When Thomas and Marylu Gouttierre of Omaha, Nebraska planted bee-friendly flowers outside their home, they didn’t know they were inviting thousands of new residents inside their home, reports ABC news via The Associated Press.
According to the Omaha World-Herald, the couple recently had about 6,000 bees removed from the walls of their 100-year-old house.
The bees likely entered the wall through a hole in the home’s brick exterior. The Gouttierres say they first noticed many bees flying outside their kitchen window and found about 30 in a second-floor bedroom.
“If you put your ears to the wall you could hear the buzzing,” said Thomas, who is a retired dean at the University of Nebraska at Omaha.
The Gouttierres say their first thought was to call an exterminator, “but we’ve been reading and there are a lot of great shows on PBS ‘Nature’ about how important bees are to pollinating the world in which we live.”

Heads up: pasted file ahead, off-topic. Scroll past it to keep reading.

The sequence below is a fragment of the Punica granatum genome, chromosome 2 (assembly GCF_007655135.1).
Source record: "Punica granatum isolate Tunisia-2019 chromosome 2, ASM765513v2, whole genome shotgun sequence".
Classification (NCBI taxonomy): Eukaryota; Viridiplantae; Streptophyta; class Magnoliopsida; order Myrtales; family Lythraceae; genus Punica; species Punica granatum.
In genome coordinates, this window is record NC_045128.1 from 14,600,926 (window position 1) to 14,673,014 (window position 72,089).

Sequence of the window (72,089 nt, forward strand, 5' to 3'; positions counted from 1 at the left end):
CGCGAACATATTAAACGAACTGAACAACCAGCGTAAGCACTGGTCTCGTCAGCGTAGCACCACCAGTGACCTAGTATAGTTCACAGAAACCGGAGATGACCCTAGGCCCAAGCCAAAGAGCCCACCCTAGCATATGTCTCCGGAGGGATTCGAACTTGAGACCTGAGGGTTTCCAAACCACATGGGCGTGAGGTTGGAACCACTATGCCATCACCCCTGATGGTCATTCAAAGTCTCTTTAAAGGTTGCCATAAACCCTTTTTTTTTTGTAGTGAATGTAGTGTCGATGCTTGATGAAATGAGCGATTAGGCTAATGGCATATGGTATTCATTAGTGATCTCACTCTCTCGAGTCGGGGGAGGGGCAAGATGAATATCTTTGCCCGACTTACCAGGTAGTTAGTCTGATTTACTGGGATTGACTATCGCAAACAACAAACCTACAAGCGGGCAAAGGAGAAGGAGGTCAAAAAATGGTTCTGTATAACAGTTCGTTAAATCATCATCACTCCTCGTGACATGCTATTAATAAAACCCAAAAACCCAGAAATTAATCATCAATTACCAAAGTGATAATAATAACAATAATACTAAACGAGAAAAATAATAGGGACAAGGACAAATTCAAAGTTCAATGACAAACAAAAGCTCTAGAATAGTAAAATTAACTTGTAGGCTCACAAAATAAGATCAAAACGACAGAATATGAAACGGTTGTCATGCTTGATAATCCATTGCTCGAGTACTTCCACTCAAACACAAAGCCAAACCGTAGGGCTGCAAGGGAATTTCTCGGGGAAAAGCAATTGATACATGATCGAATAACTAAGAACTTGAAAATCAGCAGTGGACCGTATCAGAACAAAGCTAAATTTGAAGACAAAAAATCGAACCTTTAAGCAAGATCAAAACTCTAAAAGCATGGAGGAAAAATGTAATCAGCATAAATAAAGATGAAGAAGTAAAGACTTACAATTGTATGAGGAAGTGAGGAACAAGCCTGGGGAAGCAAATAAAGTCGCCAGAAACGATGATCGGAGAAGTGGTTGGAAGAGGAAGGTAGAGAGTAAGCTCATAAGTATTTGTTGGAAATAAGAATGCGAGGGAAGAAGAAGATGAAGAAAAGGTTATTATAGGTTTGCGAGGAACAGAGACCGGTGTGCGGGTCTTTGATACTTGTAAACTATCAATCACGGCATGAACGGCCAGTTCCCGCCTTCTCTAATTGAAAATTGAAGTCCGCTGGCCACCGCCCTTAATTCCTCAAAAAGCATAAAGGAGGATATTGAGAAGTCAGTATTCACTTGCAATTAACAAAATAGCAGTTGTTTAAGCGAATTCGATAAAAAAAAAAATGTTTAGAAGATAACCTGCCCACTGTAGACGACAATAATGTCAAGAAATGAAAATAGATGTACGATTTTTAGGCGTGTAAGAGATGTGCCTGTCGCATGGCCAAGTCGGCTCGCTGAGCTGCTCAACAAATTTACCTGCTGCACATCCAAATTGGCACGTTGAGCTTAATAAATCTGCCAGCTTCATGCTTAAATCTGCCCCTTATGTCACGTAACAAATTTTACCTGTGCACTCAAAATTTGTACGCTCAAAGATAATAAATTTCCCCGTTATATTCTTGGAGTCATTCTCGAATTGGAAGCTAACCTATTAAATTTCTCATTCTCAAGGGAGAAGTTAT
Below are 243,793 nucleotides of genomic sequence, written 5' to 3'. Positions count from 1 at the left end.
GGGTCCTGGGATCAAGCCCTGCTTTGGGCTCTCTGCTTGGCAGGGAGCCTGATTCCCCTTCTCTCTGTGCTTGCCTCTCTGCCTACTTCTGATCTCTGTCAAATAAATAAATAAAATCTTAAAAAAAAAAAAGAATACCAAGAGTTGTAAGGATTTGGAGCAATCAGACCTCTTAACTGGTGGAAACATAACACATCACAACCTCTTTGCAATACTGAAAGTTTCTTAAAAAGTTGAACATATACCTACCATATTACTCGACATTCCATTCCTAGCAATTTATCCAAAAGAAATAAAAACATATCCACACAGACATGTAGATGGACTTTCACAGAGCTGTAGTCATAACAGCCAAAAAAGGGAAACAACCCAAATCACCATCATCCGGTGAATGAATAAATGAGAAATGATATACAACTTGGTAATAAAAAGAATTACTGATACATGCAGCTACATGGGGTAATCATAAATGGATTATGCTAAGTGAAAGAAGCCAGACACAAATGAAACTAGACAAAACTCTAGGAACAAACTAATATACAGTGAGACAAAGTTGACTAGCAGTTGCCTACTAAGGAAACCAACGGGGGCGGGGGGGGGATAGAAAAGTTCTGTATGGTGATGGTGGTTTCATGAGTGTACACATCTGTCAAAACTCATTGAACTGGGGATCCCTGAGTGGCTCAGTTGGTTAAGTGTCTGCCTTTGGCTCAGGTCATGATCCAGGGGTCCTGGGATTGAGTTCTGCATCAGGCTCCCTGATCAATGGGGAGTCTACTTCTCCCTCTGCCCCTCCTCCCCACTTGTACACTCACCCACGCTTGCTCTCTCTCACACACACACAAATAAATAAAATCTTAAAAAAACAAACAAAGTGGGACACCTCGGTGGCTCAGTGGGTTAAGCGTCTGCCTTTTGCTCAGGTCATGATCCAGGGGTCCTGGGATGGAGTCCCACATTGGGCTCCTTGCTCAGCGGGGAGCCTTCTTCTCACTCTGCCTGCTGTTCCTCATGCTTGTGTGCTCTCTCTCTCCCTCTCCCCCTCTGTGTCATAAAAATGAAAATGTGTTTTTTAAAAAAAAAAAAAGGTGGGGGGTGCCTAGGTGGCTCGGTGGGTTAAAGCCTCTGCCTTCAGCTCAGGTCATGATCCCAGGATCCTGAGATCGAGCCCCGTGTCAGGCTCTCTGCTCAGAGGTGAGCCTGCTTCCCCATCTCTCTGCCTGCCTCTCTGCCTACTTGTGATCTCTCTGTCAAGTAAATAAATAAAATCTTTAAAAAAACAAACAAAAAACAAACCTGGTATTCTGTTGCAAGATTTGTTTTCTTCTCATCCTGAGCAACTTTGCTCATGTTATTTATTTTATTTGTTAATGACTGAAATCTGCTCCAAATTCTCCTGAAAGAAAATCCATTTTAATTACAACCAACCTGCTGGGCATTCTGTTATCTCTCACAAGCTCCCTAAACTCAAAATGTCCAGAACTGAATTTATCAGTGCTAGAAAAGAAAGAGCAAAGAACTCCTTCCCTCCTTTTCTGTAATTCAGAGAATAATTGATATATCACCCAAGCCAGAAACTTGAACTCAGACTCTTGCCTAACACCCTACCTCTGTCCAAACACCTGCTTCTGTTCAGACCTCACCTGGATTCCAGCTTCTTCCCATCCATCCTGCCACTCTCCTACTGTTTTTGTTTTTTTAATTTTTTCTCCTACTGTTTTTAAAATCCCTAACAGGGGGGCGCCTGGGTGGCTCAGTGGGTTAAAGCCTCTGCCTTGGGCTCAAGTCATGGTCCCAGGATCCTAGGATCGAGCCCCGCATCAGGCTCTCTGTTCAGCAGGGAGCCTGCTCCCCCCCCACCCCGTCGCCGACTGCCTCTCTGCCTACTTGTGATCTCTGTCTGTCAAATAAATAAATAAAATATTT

So instead, the couple contacted two members of the Omaha Bee Club who charged $600 to safely relocate the bees. During the big evacuation, Larry Cottle of Countryside Acres Aviary cut a hole in the wall of the home before Ryan Gilligan of Gilly’s Gold vacuumed the bees into a box. Inside the wall, Cottle and Gilligan found honeycombs about 2 inches (5 centimeters) thick and roughly 9 inches (23 centimeters) in diameter.
Gouttierre said he and his wife tasted some of the honey before Gilligan took the bees with him.
Surprisingly, Gilligan, who has spent the last seven years removing bees from homes, apartments, barns and trees, says that this bee removal isn’t even the biggest of his career so far. In fact, the last home he did before the Gouttierres’ had 15,000 bees.
That’s not to say that 6,000 bees don’t create quite a buzz.